By Champ Thornton
When I was ten, my dad gave me a job. “Son, I want you to fill in the holes scattered across our yard.” The “yard,” surrounding our 100-year-old farmhouse in rural Wisconsin, spanned two acres. One disadvantage of living in that old house was all the work it demanded—like digging and moving loads of dirt.
But as an advantage, the farmhouse was heated by a wood stove, which also meant there was lots of firewood at my disposal. I could fill the hole with a few logs, then cover everything with way less dirt. And I did. But the elements of Wisconsin weather revealed the folly of my bright idea. Over time the dirt settled, logs appeared, and my shortcut was cut short.
In 2 Timothy 3:1–13, Paul describes the same kind of dynamic. Some leaders in the church in Ephesus seemed legit. Their teaching sounded good. They had a “form of godliness” (2Timothy 3:5). But not all was as it appeared. Time and the heat of persecution would reveal “evil people and imposters” (v.13).
Hardship (v.1), persecution (v.12), and hatred against the followers of Jesus Christ (John 15:18) are part of living in the last days (2Timothy 3:1). Since Jesus’s death and resurrection, we are already in an era characterized from start to finish by the opposition against Jesus and His followers (John 15:20).
And this opposition reveals who does and does not truly belong to Christ. For a time both kinds of people may seem alike—attend the same church, sing the same songs, affirm the same truth. And so, just like a piece of dark wax and a piece of clay, side by side, might look nearly identical, it’s the heat of opposition that will reveal the true identity of each. Exposed to the same broiling rays of the sun, wax will melt and clay will harden. Time will tell.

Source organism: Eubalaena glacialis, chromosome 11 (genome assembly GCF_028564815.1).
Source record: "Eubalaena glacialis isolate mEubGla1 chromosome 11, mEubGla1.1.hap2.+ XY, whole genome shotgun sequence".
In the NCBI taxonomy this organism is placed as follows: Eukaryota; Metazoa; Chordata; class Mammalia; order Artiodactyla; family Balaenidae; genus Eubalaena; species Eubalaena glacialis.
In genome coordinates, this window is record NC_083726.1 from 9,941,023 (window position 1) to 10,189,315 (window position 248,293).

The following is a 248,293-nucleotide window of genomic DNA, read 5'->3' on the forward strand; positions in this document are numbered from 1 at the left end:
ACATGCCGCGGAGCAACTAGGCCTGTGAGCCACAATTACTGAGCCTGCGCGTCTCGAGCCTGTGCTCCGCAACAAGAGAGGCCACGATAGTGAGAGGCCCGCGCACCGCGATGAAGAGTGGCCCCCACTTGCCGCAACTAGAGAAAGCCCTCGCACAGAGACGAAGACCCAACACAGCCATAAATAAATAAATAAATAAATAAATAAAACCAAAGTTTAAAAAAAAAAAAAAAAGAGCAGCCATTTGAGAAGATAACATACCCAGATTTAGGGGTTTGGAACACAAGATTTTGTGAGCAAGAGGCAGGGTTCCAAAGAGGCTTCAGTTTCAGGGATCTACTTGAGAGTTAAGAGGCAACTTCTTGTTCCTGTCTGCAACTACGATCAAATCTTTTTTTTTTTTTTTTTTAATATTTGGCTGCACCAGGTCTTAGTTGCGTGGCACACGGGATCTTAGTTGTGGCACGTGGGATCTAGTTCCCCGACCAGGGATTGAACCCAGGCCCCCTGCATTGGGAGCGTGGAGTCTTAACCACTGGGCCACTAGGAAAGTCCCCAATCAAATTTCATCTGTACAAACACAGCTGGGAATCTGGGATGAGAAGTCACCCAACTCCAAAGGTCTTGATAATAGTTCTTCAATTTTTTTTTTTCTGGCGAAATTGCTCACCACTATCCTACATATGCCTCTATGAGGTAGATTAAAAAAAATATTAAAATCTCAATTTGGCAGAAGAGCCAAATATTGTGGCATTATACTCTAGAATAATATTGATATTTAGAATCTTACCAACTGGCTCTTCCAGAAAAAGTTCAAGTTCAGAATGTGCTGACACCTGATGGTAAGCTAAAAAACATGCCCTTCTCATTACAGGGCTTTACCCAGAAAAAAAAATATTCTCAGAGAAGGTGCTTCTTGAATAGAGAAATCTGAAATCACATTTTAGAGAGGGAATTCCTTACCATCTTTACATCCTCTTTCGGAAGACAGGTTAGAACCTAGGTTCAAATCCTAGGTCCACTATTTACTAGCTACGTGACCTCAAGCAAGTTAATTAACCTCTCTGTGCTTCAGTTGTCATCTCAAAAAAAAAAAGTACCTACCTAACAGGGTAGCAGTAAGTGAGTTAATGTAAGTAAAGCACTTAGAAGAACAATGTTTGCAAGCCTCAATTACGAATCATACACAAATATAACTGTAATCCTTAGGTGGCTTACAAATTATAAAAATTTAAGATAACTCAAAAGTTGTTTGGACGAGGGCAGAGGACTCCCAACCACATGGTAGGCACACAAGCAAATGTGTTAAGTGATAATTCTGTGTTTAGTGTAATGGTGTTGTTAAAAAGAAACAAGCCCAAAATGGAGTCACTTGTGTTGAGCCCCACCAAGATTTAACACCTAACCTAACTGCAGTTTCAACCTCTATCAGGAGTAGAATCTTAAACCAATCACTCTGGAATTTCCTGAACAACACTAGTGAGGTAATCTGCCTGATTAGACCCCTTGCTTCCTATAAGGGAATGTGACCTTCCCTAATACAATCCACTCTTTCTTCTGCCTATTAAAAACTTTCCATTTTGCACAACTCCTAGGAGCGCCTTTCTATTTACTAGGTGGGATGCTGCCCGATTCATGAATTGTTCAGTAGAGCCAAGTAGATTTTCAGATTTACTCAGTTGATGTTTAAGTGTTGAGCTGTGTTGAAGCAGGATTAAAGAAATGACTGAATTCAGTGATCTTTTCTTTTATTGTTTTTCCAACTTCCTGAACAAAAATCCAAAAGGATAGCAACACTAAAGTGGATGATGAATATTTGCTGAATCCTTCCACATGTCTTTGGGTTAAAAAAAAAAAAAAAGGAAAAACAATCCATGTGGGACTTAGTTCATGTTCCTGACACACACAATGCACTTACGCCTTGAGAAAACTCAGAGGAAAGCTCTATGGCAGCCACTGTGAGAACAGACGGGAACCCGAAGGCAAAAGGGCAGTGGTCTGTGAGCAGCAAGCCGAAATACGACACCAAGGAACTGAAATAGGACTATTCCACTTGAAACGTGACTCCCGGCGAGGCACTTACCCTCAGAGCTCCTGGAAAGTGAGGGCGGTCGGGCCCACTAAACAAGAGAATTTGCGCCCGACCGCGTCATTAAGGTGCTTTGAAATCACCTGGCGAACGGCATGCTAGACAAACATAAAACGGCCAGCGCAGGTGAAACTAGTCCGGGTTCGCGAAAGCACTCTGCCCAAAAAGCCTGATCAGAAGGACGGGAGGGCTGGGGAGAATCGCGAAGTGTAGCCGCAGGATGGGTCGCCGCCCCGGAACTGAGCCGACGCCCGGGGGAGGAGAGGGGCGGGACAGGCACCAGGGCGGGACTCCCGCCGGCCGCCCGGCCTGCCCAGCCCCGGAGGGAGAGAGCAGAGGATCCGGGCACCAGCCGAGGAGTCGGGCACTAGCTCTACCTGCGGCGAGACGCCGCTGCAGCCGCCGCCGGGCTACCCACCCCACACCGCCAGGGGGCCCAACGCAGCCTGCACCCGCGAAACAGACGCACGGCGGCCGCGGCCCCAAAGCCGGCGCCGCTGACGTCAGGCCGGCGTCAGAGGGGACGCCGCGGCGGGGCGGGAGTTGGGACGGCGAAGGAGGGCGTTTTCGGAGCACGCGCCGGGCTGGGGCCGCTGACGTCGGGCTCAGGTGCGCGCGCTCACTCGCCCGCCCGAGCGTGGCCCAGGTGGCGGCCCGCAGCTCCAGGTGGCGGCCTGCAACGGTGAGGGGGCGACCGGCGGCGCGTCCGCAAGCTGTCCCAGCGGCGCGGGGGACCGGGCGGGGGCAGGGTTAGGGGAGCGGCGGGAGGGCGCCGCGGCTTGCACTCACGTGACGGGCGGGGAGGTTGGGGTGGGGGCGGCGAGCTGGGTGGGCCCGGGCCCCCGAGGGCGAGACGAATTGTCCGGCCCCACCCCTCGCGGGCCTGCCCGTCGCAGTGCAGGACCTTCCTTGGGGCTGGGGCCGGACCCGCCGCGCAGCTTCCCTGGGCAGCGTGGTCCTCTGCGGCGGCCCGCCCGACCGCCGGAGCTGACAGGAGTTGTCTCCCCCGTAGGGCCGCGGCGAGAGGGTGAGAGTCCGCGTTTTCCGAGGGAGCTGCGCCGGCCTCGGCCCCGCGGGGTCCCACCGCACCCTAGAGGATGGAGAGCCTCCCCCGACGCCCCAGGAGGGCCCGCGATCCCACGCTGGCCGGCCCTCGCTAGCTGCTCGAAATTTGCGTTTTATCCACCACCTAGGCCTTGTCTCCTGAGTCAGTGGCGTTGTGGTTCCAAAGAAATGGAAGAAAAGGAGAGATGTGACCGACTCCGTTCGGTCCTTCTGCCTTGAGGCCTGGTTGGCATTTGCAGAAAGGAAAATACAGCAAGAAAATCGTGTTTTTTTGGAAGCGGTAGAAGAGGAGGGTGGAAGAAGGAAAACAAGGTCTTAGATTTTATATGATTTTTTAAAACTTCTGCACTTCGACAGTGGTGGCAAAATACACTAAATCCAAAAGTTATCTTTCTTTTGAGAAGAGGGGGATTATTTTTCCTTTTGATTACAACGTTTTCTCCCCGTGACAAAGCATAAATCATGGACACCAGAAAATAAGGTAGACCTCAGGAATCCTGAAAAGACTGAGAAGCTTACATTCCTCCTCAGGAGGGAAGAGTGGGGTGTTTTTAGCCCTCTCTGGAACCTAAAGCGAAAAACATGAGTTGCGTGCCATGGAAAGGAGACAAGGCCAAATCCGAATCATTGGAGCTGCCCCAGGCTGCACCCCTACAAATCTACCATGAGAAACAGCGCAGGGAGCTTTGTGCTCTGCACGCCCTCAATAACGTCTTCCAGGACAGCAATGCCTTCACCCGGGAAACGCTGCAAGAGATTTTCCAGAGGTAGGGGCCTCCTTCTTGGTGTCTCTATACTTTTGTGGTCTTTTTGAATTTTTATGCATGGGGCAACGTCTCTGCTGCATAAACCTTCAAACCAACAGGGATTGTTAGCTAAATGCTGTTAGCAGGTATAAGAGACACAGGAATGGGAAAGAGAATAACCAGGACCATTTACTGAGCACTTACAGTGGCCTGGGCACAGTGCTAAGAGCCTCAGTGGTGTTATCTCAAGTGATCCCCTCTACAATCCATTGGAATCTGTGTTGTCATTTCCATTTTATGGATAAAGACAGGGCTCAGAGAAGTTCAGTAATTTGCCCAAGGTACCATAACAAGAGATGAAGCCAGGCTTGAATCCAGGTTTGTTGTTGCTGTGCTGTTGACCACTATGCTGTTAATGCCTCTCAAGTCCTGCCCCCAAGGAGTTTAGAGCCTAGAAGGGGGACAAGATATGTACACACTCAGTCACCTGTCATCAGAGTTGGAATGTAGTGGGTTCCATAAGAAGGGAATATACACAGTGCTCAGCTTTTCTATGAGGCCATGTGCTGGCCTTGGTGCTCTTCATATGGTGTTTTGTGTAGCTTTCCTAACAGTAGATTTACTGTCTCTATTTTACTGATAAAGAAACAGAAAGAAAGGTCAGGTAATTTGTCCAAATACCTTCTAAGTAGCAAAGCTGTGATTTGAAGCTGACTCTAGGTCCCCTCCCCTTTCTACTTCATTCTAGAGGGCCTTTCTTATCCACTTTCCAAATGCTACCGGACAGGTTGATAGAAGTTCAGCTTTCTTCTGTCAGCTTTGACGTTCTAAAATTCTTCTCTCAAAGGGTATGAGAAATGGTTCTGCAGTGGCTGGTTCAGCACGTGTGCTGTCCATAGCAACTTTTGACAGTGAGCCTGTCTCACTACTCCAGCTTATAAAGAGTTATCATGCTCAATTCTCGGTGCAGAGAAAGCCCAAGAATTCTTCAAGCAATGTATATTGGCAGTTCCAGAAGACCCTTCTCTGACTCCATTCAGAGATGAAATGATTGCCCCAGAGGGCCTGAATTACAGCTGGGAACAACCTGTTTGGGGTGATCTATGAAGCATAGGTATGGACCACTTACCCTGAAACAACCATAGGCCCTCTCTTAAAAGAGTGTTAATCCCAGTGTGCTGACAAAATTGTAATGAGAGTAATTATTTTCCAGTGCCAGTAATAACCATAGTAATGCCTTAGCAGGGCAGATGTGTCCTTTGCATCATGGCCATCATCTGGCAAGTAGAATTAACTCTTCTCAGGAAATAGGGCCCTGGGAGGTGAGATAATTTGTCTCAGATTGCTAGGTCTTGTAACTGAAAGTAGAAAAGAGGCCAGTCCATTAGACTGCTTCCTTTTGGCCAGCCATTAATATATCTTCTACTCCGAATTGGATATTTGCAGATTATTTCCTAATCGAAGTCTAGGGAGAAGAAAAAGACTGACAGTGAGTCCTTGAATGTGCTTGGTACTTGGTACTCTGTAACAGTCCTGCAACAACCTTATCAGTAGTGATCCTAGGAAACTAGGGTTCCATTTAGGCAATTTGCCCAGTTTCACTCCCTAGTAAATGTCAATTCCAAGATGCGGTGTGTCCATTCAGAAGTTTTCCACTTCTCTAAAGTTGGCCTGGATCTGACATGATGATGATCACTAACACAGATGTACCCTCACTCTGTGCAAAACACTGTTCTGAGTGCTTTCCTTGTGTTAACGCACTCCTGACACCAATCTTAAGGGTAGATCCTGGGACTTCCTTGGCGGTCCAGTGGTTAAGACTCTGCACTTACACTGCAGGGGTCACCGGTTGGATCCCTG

And so do their actions. Paul, like a forensic sketch artist, shades in a 15-point composite portrait of people who do not belong to Christ, as their behavior shows (2Timothy 3:2–4). They are profoundly selfish, which 2 Timothy 3:5 summarizes: they are “holding to the form of godliness but denying its power.”
In contrast, Paul reminds Timothy about his own example. In hardship and persecution, Paul had remained faithful in teaching and lifestyle (vv.10–11). So, neither Timothy (nor we) should not be surprised to feel the heat of persecution, nor when others walk away from Christ.
And we should not be surprised when God uses all this to bring good and advance His kingdom. Yes, the Lord was killed—but then came resurrection (Romans 8:34). Yes, Paul had felt persecution—but then came rescue (2Timothy 3:11). For in these last days, the heat of the sun will not only expose what is false, but will, in time, grow a garden that is true and good and beautiful.
Post Comments (0)